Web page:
Saturday, December 4, 2010

Shirley Jackson: The Paperback Covers

"The Lottery" is easily one of the most famous, and notorious, short stories of the 20th century (I love making big pronouncements like that but in this case it can be said truly). When it was published in The New Yorker in 1948, it caused unforeseen outrage amongst that venerable publication's readership; canceled subscriptions and indignant letters poured in. Author Shirley Jackson was nonplussed and surprised by the reaction; some letter-writers actually wanted to know where they could go to watch such "lotteries." Even her parents, she said, did not like it! It's a deceptively chilling and primal tale, simple in its effect, perhaps bewildering in its meaning, ultimately unforgiving in its indictment of humanity. Long an essential text in American schools, I'm sure "The Lottery" has stunned and maddened countless kids who were forced to write essays on that most famous bane of frustrated high-schoolers, the dreaded symbolism. It isn't fair, it isn't right, indeed. I was thinking about the "The Lottery" because earlier this week I read Jackson's story "The Daemon Lover" (found in the utterly lovely two-volume set American Fantastic Tales from The Library of America, which I received for my recent birthday) which apparently is the subtitle of these collections. Editor Peter Straub was wise to choose this one over the ubiquitous "Lottery." Jackson's hapless bride-to-be (at age 34 no less!) slowly realizes her fiance is, on the morning of their wedding, nowhere to be found. Detail by detail Jackson ratchets up suspense as she combs the nearby city streets asking if anyone has seen a rather tall, fair man in a blue suit, possibly carrying flowers... "Daemon Lover" was published originally in Woman's Home Companion in 1949. The anxiety of a marriage that may never come - surely one for many of that periodical's audience - is unpleasantly literalized. I do wonder what the reaction to that story was! How about this poor disheveled young woman? Obviously the cover was part of that long-ago era when publishers tried sexing up the paperback art for authors like Hemingway, Faulkner, and Orwell to pique the interest of the American philistine and get him to shell out two bits. As for other Jackson works, I really dig the logo of Jackson's name and the imagery, thanks to artist William Teason, on these 1970s paperback reprints from Popular Library; my collection boasts a few Jackson titles, all of which I've loved, but you really need to check out the unmissable Shirley Jackson Book Cover Project for the rest. On a personal note, I'm heading off on vacation to Los Angeles on Monday for 7 or 8 days, so this will probably be my last post till I get back. However I've scoped out the used bookstores and plan on coming home with plenty of vintage horror paperbacks for the new year!

Thursday, December 2, 2010

Richard Matheson: Shock! The Paperback Covers

X-- This day when it had light mother called me a retch. You retch she said. I saw in her eyes the anger. I wonder what it is a retch.

With those opening lines to his first published short story "Born of Man and Woman" in 1950, Richard Matheson was let loose upon the world. Many of his short stories became famous "Twilight Zone" episodes or appeared in Playboy, the Magazine of Science Fiction and Fantasy, and various mystery/crime magazines. Just the other night I read for the first time "Prey," his 1969 short that became the legendary episode "Amelia" in Dan Curtis's Trilogy of Terror TV movie (1975). The story was splendid: perfectly conceived and then executed with stark believability and conviction. I can't imagine there's a horror fan out there without at least some passing knowledge of that horrific Zuni fetish doll!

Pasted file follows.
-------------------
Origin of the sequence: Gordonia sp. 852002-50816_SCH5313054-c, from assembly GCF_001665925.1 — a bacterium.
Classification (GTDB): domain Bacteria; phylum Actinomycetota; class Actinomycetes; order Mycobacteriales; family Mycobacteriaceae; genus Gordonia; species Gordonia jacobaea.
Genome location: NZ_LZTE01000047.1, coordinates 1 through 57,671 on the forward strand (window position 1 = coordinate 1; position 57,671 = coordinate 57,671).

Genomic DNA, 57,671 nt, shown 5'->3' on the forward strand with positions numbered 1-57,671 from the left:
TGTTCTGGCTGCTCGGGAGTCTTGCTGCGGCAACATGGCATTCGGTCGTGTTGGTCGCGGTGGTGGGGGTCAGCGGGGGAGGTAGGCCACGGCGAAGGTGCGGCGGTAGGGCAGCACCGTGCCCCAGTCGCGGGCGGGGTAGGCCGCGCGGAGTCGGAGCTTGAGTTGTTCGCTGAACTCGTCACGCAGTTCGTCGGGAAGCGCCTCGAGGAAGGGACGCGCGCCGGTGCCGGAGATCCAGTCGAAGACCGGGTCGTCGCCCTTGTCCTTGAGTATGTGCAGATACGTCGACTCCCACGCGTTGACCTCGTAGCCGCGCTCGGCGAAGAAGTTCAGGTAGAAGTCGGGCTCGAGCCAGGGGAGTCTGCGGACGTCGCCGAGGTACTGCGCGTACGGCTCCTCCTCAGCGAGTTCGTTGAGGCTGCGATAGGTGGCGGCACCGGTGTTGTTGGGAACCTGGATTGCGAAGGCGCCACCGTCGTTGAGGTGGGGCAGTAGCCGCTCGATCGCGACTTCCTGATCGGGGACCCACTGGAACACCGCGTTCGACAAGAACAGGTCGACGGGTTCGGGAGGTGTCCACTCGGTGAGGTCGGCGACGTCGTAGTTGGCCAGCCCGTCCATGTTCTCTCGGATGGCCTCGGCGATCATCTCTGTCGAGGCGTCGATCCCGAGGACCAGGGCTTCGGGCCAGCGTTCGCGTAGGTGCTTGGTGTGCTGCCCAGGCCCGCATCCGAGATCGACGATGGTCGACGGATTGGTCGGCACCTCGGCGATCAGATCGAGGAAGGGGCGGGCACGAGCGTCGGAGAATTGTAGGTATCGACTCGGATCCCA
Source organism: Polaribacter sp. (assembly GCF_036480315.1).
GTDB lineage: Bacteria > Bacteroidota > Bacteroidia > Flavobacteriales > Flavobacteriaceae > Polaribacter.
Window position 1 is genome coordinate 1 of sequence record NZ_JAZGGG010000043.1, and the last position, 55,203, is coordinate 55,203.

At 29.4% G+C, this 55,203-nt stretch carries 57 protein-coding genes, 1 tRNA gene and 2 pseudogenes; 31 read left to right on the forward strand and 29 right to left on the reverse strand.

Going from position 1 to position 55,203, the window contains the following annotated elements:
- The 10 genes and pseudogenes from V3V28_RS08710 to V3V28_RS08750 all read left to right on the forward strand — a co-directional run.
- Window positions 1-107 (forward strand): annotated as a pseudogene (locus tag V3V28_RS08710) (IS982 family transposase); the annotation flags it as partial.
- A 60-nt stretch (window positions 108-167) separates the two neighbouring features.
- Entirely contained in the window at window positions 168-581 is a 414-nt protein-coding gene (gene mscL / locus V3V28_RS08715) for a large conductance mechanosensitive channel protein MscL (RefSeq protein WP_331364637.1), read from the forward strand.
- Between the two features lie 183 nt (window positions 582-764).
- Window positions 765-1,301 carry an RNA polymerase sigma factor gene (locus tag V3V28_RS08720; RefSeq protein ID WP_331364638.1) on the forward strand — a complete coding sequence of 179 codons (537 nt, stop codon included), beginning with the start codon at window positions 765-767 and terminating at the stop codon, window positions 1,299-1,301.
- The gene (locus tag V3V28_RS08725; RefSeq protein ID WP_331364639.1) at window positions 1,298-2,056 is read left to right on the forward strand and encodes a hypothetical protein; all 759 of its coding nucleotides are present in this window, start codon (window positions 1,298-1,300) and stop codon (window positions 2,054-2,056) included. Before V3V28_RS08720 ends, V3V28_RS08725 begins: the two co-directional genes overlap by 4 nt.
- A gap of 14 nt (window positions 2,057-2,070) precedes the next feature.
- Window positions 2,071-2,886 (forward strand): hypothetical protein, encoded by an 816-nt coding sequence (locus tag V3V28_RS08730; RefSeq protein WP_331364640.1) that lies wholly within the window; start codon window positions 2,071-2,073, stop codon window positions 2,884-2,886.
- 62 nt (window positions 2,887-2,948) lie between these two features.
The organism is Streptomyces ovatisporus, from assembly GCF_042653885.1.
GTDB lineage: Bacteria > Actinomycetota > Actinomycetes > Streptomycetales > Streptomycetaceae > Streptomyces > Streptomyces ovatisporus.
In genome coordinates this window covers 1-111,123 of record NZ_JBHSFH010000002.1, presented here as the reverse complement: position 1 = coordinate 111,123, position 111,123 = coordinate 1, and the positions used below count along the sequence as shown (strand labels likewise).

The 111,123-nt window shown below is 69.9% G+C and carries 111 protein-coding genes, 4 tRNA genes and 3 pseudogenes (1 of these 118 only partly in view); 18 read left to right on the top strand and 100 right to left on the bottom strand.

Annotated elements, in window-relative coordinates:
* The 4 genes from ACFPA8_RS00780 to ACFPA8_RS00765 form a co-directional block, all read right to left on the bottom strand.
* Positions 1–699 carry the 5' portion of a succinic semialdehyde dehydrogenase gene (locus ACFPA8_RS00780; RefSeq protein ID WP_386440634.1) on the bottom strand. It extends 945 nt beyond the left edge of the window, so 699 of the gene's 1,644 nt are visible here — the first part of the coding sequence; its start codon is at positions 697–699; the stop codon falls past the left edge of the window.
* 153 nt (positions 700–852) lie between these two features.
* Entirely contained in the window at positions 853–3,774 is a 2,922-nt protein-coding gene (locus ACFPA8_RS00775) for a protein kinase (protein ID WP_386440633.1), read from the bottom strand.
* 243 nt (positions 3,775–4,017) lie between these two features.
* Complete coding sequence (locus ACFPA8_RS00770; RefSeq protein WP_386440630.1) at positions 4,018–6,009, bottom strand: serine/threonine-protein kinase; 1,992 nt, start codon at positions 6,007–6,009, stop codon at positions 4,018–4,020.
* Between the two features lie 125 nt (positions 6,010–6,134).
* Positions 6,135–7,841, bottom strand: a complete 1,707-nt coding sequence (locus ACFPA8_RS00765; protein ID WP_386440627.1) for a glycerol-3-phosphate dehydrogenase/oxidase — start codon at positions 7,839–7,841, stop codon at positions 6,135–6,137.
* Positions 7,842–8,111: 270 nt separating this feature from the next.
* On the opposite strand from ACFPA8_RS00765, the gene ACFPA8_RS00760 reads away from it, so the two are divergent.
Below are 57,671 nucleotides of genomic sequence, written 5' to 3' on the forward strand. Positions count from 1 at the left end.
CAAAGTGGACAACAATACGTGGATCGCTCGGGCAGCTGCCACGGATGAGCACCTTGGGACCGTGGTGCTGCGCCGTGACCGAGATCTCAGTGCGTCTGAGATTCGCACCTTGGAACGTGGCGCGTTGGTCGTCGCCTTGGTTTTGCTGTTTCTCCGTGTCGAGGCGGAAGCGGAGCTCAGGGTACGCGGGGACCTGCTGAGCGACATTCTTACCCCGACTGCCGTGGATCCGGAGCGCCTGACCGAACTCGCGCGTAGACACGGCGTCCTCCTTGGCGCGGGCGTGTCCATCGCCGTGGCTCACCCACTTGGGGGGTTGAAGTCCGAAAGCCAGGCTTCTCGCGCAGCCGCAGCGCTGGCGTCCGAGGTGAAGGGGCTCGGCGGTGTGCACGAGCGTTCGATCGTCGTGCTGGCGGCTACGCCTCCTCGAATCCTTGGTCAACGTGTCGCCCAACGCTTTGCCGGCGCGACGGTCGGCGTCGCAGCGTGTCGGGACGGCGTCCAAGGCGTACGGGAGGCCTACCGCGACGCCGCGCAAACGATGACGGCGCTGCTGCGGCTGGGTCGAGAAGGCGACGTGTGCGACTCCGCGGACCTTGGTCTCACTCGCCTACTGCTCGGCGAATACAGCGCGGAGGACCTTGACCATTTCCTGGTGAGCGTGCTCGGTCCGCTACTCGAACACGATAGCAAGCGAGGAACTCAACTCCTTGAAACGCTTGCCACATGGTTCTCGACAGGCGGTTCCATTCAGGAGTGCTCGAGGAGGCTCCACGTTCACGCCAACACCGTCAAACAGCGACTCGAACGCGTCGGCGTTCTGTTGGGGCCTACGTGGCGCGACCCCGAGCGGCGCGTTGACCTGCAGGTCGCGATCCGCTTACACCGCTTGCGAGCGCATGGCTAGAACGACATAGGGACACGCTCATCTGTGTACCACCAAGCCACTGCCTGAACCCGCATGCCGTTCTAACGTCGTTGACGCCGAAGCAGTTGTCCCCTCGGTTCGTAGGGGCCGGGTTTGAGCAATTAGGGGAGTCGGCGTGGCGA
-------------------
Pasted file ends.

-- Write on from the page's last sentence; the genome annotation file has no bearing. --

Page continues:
These four different Shock collections gather those tales, and though long out-of-print they seem to be fairly widely available online in various editions: the original Dell publications from the early and mid-1960s, as well as the Berkley reprints from the late 1970s (cover art by Murray Tinkelman).

Monday, November 29, 2010

Wormwood by Poppy Z. Brite (1993): Being Nothingness

Horror's purview is one of good versus evil, obviously, but that's one battle which doesn't interest me much in fiction; I do not think art has to be didactic or proselytize to be effective. In Poppy Z. Brite's first stories, collected in Wormwood, there is no real sense of good or evil, just the aesthete's pose of worldliness and boredom. She was concerned not with morality but with sensuality and brought a sort of fin de siecle decadence to the genre just as its paperback popularity seemed to be fizzling out. This approach was something horror mostly lacked in the era, concerned as it was with middle American families, or children and teenagers.

A teenager herself when her stories were being published in The Horror Show magazine in the mid 1980s, Brite's characters were the misfit kids, part of subcultural movements that I was familiar with and sympathetic to—punk and goth and whatever the mixture of the two beget. They hung out in filthy, ill-lit clubs, wore black rags and had messy hair and crashed in abandoned houses and churches, sleeping on stained mattresses and consorting intimately with a variety of partners, usually all in a New Orleans of perfume and rot. Certainly to an audience used to the familiar comforts of Koontz, King, or Saul this wasn't going to go over well at all, but it didn't need to; Brite's first novel, the highly anticipated Lost Souls (1992), was part of Dell's line of innovative and edgy horror novels not geared towards a mainstream audience. Published in hardcover, Lost Souls made Brite the hot horror commodity of the early 1990s. And it didn't hurt that her two earliest champions were Dan Simmons (who wrote the introduction for this collection) and the mighty Harlan Ellison.